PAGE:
BLA Seeks Approval of Obe-Cel in B-ALL From the FDA

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The biologics license application seeking the approval of obe-cel as a potential therapeutic option in adult patients with relapsed/refractory B-cell acute lymphoblastic leukemia has been submitted to the FDA.

  • The biologics license application (BLA) of obecabtagene autoleucel (obe-cel; AUTO1) is supported by phase 2 FELIX study (NCT04404660) results.

  • In this study, 21.3% of the 94 patients infused with obecatagene autoleucel had a complete response or complete response (CR) with incomplete count recovery (CRi).

  • Updated data from FELIX will be presented at the upcoming American Society of Hematology (ASH) 2023 Annual Meeting.

The FDA has received a BLA seeking the approval of obe-cel as a potential therapeutic option in adult patients with relapsed/refractory B-cell acute lymphoblastic leukemia (B-ALL), according to Autolus Therapeutics.1

Findings from the phase 2 FELIX trial were presented at the 2023 American Society of Clinical Oncology (ASCO) Annual Meeting and support this BLA submission. At a median follow-up of 9.5 months (range, 1.9-19.0), 94 patients with B-ALL were treated with an infusion of obe-cel, achieving an overall response rate (ORR) of 76% (95% CI, 66%-84%; P <.0001). Among these patients, the CR rate was 54.3% and the CR with CRi rate was 21.3%.2

Additionally, 97% of patients who responded were minimal residual disease (MRD) negative at the 10-4 level via flow cytometry.

“We are looking forward to continuing working with the FDA through the regulatory approval process,” said Christian Itin, PhD, chief executive officer of Autolus Therapeutics, in a press release.1 “I would like to thank the treating physicians, patients, caregivers, and the dedicated team at Autolus for their support, trust and commitment for the program to reach this important milestone.”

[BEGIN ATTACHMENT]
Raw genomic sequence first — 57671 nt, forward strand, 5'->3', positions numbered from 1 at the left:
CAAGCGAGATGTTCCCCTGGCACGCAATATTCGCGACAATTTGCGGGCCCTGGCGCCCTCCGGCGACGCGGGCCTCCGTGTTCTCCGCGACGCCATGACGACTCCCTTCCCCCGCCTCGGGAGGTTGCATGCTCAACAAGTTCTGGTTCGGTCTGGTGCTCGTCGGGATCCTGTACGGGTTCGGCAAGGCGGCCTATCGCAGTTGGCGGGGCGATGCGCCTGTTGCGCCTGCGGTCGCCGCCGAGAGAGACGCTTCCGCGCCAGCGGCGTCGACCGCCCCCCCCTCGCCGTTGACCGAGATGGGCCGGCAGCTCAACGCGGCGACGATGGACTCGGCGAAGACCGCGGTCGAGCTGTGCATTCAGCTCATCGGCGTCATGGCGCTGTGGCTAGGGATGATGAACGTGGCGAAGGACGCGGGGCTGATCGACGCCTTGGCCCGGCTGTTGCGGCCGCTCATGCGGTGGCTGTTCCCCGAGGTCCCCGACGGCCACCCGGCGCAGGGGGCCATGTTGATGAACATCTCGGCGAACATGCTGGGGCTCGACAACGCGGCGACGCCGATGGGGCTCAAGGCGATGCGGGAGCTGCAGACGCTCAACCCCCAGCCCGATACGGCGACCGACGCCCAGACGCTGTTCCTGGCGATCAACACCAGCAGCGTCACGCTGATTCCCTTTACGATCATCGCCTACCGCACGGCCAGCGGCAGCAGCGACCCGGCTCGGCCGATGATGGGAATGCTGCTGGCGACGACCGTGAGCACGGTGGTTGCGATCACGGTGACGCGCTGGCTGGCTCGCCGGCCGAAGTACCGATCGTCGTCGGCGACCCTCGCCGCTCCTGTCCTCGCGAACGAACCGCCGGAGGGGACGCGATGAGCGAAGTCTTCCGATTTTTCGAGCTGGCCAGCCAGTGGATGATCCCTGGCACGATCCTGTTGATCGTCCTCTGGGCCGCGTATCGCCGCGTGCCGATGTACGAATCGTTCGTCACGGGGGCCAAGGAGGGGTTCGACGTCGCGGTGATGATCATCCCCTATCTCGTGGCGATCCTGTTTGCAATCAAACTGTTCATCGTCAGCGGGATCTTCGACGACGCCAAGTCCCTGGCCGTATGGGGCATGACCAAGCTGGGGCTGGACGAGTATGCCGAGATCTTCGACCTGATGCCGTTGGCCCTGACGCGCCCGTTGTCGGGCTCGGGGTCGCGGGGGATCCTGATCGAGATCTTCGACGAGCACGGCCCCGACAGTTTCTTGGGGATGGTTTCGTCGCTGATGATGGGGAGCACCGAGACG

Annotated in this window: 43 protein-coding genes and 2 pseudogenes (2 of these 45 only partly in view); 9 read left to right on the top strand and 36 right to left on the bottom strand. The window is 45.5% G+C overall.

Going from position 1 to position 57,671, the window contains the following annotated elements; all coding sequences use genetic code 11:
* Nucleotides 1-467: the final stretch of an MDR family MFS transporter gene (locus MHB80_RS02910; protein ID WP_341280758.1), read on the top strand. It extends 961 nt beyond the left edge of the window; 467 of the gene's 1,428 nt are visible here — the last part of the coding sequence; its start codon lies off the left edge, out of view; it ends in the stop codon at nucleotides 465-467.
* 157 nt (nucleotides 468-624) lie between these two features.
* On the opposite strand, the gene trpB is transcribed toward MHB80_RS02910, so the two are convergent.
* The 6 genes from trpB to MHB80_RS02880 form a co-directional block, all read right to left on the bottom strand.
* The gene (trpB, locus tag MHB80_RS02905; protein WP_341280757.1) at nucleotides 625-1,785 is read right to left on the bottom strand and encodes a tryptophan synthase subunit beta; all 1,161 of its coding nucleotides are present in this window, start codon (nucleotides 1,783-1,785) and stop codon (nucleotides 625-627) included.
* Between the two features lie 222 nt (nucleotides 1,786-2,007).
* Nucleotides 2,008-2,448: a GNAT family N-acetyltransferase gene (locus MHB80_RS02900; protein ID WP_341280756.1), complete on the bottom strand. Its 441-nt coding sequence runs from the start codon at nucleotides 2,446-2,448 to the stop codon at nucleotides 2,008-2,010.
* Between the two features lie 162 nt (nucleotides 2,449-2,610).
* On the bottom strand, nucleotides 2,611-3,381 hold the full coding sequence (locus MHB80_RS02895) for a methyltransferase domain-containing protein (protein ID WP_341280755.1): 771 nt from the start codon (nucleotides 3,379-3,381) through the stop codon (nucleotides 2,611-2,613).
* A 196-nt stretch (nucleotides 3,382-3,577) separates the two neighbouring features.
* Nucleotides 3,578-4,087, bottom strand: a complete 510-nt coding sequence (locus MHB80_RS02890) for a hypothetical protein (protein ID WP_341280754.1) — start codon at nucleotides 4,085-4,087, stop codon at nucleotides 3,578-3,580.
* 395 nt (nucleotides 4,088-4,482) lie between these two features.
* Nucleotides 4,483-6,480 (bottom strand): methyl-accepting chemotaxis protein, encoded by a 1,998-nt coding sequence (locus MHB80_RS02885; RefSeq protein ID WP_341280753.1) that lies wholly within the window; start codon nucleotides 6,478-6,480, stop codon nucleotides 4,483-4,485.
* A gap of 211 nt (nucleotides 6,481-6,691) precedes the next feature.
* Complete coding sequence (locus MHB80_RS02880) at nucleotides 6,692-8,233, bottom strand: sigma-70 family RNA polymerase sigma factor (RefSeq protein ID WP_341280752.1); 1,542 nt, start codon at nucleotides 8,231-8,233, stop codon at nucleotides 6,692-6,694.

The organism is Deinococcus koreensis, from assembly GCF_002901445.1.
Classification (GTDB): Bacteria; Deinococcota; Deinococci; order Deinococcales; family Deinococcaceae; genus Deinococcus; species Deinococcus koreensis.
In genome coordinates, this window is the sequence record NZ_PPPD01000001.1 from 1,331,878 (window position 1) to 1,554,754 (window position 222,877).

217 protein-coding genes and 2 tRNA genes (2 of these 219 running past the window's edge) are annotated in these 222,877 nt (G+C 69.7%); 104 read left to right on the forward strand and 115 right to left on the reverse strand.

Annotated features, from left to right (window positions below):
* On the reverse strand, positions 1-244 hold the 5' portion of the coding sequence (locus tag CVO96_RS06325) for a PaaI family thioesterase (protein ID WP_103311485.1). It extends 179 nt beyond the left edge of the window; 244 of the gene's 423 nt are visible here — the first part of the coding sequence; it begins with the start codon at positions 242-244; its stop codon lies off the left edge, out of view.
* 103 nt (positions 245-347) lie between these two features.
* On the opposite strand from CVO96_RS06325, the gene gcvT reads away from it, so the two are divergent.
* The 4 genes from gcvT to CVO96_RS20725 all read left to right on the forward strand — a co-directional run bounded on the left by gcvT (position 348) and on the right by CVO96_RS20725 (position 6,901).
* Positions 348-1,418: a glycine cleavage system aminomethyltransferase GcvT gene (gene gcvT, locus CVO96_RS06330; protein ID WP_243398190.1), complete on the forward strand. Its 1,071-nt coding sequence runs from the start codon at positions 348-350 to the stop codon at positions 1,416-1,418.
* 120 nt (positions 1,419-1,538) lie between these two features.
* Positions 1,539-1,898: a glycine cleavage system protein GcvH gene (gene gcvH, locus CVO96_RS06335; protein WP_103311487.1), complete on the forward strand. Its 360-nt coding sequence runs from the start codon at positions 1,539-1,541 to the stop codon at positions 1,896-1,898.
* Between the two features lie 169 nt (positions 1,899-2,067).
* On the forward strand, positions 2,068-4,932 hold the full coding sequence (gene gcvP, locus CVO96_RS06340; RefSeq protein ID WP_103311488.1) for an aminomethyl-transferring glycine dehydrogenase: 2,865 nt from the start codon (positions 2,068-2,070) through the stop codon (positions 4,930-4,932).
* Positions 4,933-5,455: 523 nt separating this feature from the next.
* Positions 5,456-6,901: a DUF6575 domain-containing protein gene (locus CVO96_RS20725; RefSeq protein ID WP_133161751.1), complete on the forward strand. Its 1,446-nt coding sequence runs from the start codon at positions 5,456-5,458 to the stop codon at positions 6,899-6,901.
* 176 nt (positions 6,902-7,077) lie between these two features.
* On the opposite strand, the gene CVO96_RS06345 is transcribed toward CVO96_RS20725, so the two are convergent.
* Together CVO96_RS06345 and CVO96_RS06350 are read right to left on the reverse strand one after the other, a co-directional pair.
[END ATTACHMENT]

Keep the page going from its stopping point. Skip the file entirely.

Blood Cancer: © Hadi - stock.adobe.com

Blood Cancer: © Hadi - stock.adobe.com

Obe-cel is an investigational chimeric antigen receptor (CAR) T-cell therapy that has a fast target binding off-rate. The agent works to reduce excessive activation of the programmed T cells, which leads to less toxicity and T-cell exhaustion, enhanced persistence, and high levels of durable remissions in this patient population.

In the open-label, multi-center, FELIX study, adult patients with relapsed/refractory B-ALL were enrolled if they had an ECOG performance status of 0 or 1. Enrollment was also open to patients who were positive for a Philadelphia chromosome if they were intolerant to a tyrosine kinase inhibitor (TKI), had failed 2 previous lines of treatment with any TKI or 1 line of a second-generation TKI, or had a contraindication to a TKI.

Once enrolled, patients were given bridging therapy during the obe-cel manufacturing period and preconditioning therapy with 30 mg/m2 of fludarabine and 500 mg/m2 of cyclophosphamide, followed by split-dose infusion of obe-cel on day 1 and day 10 of treatment.3 Investigators looked at the primary end point of CR/CRi and secondary end points of event-free survival, overall survival, MRD-negativity rate, safety, and duration of response (DOR).